The picture above is from my time in Israel (January 2014) and I am sitting with a fellow seminarian (now pastor in Ohio) upon a pillar in the ancient city of Scythopolis. Scythopolis is an example of an Israelite city (Beth Shan) that became completely Greek in how it thought and behaved around the time of Jesus and the Apostles.

I chose that picture for this blog because Scythopolis is a possible location where the letter of James would have been delivered, since we are not 100 percent sure what “the 12 Tribes of the Dispersion” means in James 1. I do have an explanation down below of what I think that phrase means, but anyhow, let me introduce James and why I am posting this blog.

The book of James is arguably the most practical book of the Bible. The only other book that is in the same category of being as “hands on” is the book of Proverbs. Because of this, many describe James as being a “wisdom book.” I don’t want to bore you with academic discussions about literature genres, but I would rather define this book as a book on how churches should look. James is a letter where a lot of junk is called out as being exactly what it is: sin. But it also sets in a beautiful contrast how Christians ought to think and act in a world surrounded by sin (and with sin lurking in our own hearts!).

Below you will find day 1 of a 20 day trip through the book of James. I developed this 20 day trip for the jr & sr high Sunday school class that I am teaching at Grace Bible Church. If you want more of the material posted, you gotta somehow comment on this blog or on my Facebook posts when I attach this blog on my Facebook.

Each day has a Scripture to read, and then has some explanation and some questions. I want to add that every time you read the Bible you should be asking 3 questions all the time

  1. What does this passage say about God?
  2. What does this passage say about humanity?
  3. What does this passage say about how I should live?

So, below I do not ask these questions each day, but instead have questions that are more geared for the specific text. I use ESV for this devotional, but you can choose any translation you want.

Week 1: James 1:1-2:13

Day 1: 1:1-1:4

Jas 1:1  James, a servant of God and of the Lord Jesus Christ,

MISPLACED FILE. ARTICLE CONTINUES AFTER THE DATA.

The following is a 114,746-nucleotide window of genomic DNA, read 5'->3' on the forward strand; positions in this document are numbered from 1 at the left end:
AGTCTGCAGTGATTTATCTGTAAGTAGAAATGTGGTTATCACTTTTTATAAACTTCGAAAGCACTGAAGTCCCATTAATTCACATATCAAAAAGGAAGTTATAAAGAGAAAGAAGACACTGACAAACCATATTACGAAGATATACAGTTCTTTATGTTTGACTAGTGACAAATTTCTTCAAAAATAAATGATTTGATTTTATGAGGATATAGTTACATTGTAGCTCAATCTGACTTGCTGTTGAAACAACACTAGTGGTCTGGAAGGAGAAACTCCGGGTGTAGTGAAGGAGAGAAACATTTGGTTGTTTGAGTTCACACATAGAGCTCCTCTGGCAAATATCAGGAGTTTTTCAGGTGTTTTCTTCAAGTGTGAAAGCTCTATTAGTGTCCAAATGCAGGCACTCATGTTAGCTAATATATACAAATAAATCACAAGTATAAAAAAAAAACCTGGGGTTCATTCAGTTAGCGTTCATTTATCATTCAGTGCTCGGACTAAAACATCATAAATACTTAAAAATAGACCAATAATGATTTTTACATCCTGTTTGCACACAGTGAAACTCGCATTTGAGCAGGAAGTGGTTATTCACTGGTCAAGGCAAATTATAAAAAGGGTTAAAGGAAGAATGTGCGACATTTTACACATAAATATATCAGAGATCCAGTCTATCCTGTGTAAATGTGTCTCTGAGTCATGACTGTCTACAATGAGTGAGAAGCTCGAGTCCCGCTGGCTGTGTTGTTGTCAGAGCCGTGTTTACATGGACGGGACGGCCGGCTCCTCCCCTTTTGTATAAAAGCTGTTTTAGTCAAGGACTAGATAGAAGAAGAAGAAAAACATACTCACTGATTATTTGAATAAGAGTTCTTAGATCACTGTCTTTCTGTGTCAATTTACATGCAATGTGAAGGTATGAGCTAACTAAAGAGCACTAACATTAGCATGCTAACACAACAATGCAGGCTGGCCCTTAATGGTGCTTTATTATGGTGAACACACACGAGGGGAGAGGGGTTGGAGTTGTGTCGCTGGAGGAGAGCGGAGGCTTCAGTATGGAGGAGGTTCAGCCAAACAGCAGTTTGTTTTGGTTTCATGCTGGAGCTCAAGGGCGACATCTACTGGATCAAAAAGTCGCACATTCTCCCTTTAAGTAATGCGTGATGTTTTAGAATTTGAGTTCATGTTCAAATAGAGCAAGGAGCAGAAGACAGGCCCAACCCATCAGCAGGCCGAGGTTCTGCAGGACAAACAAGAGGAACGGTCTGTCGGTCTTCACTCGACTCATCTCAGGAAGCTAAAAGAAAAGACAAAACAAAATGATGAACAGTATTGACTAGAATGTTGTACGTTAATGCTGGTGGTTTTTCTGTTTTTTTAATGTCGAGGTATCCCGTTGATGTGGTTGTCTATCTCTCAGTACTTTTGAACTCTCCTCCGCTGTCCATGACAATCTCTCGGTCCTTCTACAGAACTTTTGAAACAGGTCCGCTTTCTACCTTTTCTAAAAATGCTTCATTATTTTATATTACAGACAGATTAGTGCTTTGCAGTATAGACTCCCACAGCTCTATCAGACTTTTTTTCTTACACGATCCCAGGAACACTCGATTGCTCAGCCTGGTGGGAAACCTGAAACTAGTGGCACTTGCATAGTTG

To the twelve tribes in the Dispersion:

Greetings.

Jas 1:2   Count it all joy*, my brothers and sisters, when you meet trials* of various kinds, 3 for you know that the testing of your faith produces steadfastness*. 4 And let steadfastness* have its full effect, that you may be perfect and complete, lacking in nothing.

____________

Alright, Let me explain a couple of things about this passage. James is the brother of Jesus. There is no indication that he followed Jesus in any of the 4 Gospels. He did not accept his brother as Lord until after Jesus rose from the grave. Then, we see in the book of Acts that he became one of the leaders in the Church. How awesome is this!!
Question 1) James defined himself as the servant of Jesus. How do you define yourself?                                                                                                                                                                      

 

He addresses this letter to the “12 tribes in the Dispersion.” This could either mean those Jewish churches that were spread throughout the World because of events a few hundred years prior to this (Israel was conquered by Assyria in the 700s BC, and Babylon in the 500s BC). Or, “The Dispersion” could be those churches that are scattered across the world outside of Israel due to the persecution that came upon the church during the early years (Read Acts chapter 6-9 for more information). Either way, these would be churches that encountered trials and hardships and have it rough.

Question 2)

In these verses speak about trials of various kinds. What kinds of trials do you face during each day and week?                                                                                                 

Question 3) What is the biggest trial or hardship you have faced, and how did you handle it?                                                                                                          

It is hard to have joy when we are experiencing pain, right? It was extremely hard for me to feel happy when I was collapsing during cross country races my junior year of high school (I was supposed to be #1 on the team, but I only finished about 2/3 of the races that year!). But, I think we have to redefine joy in our minds. Joy is not some emotional gooey-ness. Joy is understanding that God is in control and that He can make all things work out for good (Romans 8:28). Joy depends on our view of God.

Prayer for the day: God, Help me to define my life by my relationship with You. Also, help me to trust You throughout each day when I experience pain and frustrations. Thank You for the promise that You use hardships to make me stronger. Help me to demonstrate joy today and all this week, no matter what happens. I love You, God. In Jesus’s name, Amen.

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